Advances in Non-Targeted and Suspect Screening to Identify Unknowns Using Mass Spectrometry

March 18, 2019

LCGC North America

This morning session, chaired by Ann Knolhoff of the Food and Drug Administration, starts at 8:30 am and will cover different approaches for developing and implementing non-targeted and suspect screening workflows using high-resolution mass spectrometry to identify unknowns.

This morning session, chaired by Ann Knolhoff of the U.S. Food and Drug Administration, starts at 8:30 am and will cover various approaches for developing and implementing non-targeted and suspect screening workflows using high-resolution mass spectrometry (HRMS) to identify unknowns.

Knolhoff will kick off the session with her talk, “Development and Optimization of Non-Targeted and Suspect Screening Workflows for Food Safety Applications Using LC–HRMS. The presentation will highlight current strategies for non-targeted and suspect screening, including the strengths, challenges, and efforts to improve the workflows.

Next, Anthony John Williams of the National Center for Computational Toxicology of the U.S. Environmental Protection Agency (US EPA) will present a talk titled “Chemical Identification of Unknowns in High Resolution Mass Spectrometry.” This presentation will introduce tools and a combined workflow, including visualization and access, via the CompTox Chemicals Dashboard.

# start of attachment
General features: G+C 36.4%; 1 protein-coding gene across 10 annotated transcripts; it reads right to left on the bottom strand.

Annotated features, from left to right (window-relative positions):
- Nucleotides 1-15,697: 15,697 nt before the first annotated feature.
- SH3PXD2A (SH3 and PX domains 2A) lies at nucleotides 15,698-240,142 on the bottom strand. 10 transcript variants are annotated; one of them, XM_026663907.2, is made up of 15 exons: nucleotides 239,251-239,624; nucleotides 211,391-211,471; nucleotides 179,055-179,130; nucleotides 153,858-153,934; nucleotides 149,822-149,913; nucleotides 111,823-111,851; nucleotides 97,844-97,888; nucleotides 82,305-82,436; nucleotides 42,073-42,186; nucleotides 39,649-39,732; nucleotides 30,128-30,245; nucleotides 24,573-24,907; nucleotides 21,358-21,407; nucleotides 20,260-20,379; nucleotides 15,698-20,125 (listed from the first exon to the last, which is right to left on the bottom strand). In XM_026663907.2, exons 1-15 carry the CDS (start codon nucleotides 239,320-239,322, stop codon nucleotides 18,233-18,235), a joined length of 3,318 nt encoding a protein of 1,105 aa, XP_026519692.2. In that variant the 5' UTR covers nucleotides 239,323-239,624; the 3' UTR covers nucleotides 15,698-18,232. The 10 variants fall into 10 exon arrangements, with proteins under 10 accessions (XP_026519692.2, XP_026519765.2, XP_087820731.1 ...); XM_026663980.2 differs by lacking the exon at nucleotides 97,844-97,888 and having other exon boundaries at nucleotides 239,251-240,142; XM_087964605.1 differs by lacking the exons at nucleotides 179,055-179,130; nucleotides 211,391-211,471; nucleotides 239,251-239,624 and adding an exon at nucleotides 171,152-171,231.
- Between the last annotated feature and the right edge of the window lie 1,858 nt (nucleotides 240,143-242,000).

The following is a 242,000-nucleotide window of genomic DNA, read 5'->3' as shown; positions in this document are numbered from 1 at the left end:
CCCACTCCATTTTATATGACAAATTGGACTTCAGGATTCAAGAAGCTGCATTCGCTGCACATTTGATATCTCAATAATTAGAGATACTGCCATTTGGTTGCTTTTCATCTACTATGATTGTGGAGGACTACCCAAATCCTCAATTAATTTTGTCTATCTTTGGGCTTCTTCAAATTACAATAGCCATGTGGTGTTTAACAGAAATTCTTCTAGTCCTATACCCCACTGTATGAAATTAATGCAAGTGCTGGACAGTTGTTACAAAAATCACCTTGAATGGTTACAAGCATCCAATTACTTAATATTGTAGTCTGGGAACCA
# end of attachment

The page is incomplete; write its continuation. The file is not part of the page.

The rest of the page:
Neha Garg of Georgia Institute of Technology will then speak on “Molecular Networking and Spatial Metabolomics Approaches to Decipher Community Interactions in an Infectious Disease.” Here, molecular networking and imaging MS-based approaches will be highlighted that enable dereplication and direct visualization, respectively, of key phenotypically relevant molecules underlying a human disease.

After the recess, David S. Wishart of the University of Alberta will present a talk titled “Computational Tools for the Identification of the Unknowns of the Eposome.” Using newly developed software tools, Wishart will show how unknown compounds may be rapidly identified from untargeted MS studies.

Benjamin Place of the National Institute of Standards and Technology (NIST) will give the final talk, titled “Results of an Interlaboratory Study to Evaluate the Variability of Instrumental Methods for Non-Targeted Analysis and the Development of Tools to Improve Comparability of Non-Targeted Analysis Results.” Researchers at the NIST have established an interlaboratory study to evaluate the use of a solution of known chemicals for the evaluation of relevant method-specific parameters and the development of a computational tool for evaluating differences and similarities between two or more non-targeted analysis methods.

This session will be held in Room 115B.